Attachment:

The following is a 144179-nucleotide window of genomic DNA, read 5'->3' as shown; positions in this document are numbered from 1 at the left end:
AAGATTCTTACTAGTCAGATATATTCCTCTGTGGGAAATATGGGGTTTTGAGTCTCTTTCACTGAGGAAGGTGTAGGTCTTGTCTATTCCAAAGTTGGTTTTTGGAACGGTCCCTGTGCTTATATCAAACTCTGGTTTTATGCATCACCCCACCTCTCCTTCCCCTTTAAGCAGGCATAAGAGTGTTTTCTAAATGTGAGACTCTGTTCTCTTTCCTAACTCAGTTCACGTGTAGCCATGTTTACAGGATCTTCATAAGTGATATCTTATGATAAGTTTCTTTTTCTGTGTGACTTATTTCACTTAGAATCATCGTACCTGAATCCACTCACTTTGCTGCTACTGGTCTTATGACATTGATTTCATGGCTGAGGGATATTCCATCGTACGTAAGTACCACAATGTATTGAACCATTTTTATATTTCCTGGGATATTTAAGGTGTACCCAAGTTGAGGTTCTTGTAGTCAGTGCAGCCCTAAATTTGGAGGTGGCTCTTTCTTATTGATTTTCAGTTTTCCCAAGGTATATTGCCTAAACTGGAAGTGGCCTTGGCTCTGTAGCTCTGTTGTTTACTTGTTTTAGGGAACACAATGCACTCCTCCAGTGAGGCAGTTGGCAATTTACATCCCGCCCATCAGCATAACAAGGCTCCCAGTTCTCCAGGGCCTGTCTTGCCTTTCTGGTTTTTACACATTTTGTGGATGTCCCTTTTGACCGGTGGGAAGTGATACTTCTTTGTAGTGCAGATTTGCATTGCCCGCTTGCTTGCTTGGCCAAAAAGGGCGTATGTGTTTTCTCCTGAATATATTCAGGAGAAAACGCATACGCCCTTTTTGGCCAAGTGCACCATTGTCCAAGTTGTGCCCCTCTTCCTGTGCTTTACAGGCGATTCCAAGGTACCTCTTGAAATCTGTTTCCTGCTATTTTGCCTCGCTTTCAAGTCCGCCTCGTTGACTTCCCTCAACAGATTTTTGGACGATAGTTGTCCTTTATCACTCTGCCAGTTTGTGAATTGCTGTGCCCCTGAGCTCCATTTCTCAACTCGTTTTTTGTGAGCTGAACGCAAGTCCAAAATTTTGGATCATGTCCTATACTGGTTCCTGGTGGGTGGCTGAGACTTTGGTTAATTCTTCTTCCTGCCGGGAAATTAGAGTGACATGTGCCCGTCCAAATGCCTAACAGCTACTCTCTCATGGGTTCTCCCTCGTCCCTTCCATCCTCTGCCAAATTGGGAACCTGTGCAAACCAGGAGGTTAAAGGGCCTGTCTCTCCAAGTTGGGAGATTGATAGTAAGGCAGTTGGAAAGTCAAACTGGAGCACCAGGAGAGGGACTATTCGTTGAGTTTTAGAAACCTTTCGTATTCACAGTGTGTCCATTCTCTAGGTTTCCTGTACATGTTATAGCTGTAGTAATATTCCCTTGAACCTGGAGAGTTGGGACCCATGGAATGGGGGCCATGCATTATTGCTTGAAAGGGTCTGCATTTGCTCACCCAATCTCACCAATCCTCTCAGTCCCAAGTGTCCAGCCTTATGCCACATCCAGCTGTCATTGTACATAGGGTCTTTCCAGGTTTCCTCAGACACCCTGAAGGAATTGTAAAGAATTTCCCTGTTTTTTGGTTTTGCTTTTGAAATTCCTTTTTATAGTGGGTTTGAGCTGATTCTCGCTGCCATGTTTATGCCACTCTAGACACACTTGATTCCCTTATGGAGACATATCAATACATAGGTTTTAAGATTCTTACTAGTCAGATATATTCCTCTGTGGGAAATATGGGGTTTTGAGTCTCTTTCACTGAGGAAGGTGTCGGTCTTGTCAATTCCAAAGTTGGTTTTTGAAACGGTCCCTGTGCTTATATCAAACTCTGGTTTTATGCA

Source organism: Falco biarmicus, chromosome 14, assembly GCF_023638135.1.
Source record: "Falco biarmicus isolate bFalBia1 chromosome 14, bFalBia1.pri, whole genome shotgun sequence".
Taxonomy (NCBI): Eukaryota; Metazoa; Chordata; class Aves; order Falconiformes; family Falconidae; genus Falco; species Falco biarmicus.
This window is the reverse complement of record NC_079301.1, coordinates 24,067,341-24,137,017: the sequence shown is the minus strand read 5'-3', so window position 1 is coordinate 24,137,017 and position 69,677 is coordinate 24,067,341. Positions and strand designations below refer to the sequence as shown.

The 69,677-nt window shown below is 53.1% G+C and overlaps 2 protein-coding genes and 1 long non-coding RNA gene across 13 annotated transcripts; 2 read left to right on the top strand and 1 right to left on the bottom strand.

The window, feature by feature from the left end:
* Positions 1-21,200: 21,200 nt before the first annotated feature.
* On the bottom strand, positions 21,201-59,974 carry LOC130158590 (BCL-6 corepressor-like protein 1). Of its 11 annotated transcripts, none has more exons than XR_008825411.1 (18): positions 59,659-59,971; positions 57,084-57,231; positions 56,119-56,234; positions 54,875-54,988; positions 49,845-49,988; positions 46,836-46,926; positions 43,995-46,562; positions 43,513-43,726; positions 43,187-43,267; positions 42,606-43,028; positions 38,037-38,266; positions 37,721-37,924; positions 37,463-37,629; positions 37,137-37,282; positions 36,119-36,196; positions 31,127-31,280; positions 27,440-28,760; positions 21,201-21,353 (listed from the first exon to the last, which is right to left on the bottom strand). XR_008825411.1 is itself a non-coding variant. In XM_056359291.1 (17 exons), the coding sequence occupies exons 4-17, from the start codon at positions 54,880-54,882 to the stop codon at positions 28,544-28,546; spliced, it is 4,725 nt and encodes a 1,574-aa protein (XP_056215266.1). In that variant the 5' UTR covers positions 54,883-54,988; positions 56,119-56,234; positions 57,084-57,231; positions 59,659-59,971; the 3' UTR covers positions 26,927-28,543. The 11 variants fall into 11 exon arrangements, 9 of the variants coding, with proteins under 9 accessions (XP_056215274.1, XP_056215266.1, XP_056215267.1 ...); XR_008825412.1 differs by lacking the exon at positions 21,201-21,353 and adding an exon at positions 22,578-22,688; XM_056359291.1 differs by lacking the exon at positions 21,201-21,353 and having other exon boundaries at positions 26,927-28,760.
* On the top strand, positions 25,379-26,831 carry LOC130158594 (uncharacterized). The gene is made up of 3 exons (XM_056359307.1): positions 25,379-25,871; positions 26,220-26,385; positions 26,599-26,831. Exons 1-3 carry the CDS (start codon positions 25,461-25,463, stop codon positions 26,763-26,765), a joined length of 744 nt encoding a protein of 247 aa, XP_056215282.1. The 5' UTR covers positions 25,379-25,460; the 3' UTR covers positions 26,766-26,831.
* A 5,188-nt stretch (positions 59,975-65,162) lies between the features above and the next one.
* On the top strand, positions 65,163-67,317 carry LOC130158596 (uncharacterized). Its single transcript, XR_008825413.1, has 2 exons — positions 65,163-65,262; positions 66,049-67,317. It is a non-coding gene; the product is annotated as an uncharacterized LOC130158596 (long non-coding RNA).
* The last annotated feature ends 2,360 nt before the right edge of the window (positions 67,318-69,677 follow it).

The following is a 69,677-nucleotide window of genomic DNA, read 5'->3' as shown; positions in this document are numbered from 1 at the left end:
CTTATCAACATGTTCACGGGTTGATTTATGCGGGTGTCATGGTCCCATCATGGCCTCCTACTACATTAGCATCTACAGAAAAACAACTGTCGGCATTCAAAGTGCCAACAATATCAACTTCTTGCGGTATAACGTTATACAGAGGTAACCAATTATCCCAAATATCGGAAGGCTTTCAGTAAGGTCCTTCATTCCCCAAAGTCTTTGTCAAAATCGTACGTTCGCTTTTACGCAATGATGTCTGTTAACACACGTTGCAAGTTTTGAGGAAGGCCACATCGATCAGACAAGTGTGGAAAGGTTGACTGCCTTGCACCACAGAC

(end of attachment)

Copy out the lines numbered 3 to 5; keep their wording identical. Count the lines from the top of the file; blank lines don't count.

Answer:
Source organism: Falco biarmicus, chromosome 14, assembly GCF_023638135.1.
Source record: "Falco biarmicus isolate bFalBia1 chromosome 14, bFalBia1.pri, whole genome shotgun sequence".
Taxonomy (NCBI): Eukaryota; Metazoa; Chordata; class Aves; order Falconiformes; family Falconidae; genus Falco; species Falco biarmicus.